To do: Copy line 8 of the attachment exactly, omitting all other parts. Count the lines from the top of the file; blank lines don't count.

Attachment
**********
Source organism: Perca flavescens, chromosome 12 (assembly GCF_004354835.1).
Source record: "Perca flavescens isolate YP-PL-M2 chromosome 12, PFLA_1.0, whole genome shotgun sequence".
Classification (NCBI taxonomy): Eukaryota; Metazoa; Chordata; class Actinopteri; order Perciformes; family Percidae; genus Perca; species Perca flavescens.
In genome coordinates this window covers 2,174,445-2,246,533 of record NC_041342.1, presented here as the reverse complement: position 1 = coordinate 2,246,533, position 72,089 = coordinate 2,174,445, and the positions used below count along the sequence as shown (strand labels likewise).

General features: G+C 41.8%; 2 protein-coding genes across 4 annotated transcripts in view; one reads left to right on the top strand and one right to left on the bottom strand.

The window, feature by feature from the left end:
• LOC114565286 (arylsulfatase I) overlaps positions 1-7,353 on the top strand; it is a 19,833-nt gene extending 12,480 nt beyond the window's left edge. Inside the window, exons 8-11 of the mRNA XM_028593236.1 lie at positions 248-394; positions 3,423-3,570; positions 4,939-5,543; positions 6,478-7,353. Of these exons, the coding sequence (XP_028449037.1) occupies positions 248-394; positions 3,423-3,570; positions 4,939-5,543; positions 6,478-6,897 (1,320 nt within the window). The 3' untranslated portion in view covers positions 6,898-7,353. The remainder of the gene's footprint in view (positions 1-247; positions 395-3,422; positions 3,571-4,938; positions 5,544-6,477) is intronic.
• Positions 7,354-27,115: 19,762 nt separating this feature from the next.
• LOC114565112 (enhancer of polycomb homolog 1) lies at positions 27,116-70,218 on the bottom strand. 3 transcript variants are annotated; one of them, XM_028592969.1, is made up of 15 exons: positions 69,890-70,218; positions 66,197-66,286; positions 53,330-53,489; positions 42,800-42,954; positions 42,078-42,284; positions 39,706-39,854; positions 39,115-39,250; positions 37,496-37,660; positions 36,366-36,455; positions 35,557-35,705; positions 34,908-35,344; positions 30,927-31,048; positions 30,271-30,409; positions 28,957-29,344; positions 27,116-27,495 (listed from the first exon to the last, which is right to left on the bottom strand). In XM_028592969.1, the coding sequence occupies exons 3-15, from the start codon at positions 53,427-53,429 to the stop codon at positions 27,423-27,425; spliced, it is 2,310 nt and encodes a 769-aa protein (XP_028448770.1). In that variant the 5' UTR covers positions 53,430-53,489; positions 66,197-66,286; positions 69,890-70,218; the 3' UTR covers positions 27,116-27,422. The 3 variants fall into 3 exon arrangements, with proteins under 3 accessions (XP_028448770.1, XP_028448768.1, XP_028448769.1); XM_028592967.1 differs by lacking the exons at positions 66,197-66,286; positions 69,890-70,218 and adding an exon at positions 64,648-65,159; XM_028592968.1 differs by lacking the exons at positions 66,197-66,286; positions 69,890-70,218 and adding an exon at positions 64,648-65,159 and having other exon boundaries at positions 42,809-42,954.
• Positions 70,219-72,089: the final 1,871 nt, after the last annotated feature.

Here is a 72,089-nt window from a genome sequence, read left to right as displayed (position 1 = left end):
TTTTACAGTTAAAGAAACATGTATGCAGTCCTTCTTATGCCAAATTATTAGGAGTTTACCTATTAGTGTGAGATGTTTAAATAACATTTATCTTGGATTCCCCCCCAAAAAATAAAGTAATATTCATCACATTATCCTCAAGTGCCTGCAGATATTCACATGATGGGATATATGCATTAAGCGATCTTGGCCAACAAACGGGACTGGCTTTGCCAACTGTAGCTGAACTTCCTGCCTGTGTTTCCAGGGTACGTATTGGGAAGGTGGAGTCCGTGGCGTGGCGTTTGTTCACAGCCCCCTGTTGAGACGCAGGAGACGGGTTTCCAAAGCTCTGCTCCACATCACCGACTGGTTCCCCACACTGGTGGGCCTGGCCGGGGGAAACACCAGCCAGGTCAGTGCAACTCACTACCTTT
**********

• Positions 7,354-27,115: 19,762 nt separating this feature from the next.